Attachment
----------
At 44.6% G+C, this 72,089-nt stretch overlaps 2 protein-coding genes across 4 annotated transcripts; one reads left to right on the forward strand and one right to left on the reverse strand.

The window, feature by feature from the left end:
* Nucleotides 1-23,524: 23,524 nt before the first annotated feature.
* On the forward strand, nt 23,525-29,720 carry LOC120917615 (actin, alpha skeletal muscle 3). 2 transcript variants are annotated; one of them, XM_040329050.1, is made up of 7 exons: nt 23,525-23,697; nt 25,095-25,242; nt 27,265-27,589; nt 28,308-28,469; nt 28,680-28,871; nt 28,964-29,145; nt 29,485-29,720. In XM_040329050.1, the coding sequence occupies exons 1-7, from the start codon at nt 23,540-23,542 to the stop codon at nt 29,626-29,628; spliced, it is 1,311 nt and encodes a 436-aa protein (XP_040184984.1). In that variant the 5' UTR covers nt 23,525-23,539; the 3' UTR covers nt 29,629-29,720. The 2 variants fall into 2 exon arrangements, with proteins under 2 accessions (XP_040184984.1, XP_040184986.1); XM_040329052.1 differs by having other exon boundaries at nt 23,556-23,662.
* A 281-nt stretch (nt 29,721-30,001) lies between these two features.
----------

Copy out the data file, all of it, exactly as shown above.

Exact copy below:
At 44.6% G+C, this 72,089-nt stretch overlaps 2 protein-coding genes across 4 annotated transcripts; one reads left to right on the forward strand and one right to left on the reverse strand.

The window, feature by feature from the left end:
* Nucleotides 1-23,524: 23,524 nt before the first annotated feature.
* On the forward strand, nt 23,525-29,720 carry LOC120917615 (actin, alpha skeletal muscle 3). 2 transcript variants are annotated; one of them, XM_040329050.1, is made up of 7 exons: nt 23,525-23,697; nt 25,095-25,242; nt 27,265-27,589; nt 28,308-28,469; nt 28,680-28,871; nt 28,964-29,145; nt 29,485-29,720. In XM_040329050.1, the coding sequence occupies exons 1-7, from the start codon at nt 23,540-23,542 to the stop codon at nt 29,626-29,628; spliced, it is 1,311 nt and encodes a 436-aa protein (XP_040184984.1). In that variant the 5' UTR covers nt 23,525-23,539; the 3' UTR covers nt 29,629-29,720. The 2 variants fall into 2 exon arrangements, with proteins under 2 accessions (XP_040184984.1, XP_040184986.1); XM_040329052.1 differs by having other exon boundaries at nt 23,556-23,662.
* A 281-nt stretch (nt 29,721-30,001) lies between these two features.